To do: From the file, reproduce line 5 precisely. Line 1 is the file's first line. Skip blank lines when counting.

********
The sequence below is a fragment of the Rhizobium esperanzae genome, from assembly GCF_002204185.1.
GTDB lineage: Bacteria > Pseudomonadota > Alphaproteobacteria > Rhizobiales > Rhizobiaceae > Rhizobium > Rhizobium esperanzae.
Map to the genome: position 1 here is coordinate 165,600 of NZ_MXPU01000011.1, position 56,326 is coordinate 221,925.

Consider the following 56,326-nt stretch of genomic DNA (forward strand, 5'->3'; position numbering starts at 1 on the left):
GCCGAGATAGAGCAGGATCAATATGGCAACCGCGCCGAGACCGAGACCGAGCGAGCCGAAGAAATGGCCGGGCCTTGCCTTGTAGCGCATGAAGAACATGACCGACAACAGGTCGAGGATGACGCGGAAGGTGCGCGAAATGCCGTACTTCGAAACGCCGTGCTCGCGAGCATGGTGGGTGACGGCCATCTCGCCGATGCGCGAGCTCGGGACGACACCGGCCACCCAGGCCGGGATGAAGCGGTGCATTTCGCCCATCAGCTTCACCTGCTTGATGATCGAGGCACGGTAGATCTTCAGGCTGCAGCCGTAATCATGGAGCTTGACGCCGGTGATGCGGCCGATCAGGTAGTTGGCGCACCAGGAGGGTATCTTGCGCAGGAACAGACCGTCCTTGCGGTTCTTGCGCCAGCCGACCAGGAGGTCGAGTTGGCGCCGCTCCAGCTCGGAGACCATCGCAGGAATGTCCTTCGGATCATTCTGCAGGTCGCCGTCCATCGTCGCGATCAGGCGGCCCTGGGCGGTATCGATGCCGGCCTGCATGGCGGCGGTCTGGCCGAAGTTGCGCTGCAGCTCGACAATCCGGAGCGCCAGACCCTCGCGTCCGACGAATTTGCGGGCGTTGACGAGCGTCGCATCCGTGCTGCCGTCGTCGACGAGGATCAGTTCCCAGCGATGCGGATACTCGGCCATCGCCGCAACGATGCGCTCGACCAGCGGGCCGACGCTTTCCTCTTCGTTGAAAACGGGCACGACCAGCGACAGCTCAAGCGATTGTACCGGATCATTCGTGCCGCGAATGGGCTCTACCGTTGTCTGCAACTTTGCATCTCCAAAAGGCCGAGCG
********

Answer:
GCCGAGATAGAGCAGGATCAATATGGCAACCGCGCCGAGACCGAGACCGAGCGAGCCGAAGAAATGGCCGGGCCTTGCCTTGTAGCGCATGAAGAACATGACCGACAACAGGTCGAGGATGACGCGGAAGGTGCGCGAAATGCCGTACTTCGAAACGCCGTGCTCGCGAGCATGGTGGGTGACGGCCATCTCGCCGATGCGCGAGCTCGGGACGACACCGGCCACCCAGGCCGGGATGAAGCGGTGCATTTCGCCCATCAGCTTCACCTGCTTGATGATCGAGGCACGGTAGATCTTCAGGCTGCAGCCGTAATCATGGAGCTTGACGCCGGTGATGCGGCCGATCAGGTAGTTGGCGCACCAGGAGGGTATCTTGCGCAGGAACAGACCGTCCTTGCGGTTCTTGCGCCAGCCGACCAGGAGGTCGAGTTGGCGCCGCTCCAGCTCGGAGACCATCGCAGGAATGTCCTTCGGATCATTCTGCAGGTCGCCGTCCATCGTCGCGATCAGGCGGCCCTGGGCGGTATCGATGCCGGCCTGCATGGCGGCGGTCTGGCCGAAGTTGCGCTGCAGCTCGACAATCCGGAGCGCCAGACCCTCGCGTCCGACGAATTTGCGGGCGTTGACGAGCGTCGCATCCGTGCTGCCGTCGTCGACGAGGATCAGTTCCCAGCGATGCGGATACTCGGCCATCGCCGCAACGATGCGCTCGACCAGCGGGCCGACGCTTTCCTCTTCGTTGAAAACGGGCACGACCAGCGACAGCTCAAGCGATTGTACCGGATCATTCGTGCCGCGAATGGGCTCTACCGTTGTCTGCAACTTTGCATCTCCAAAAGGCCGAGCG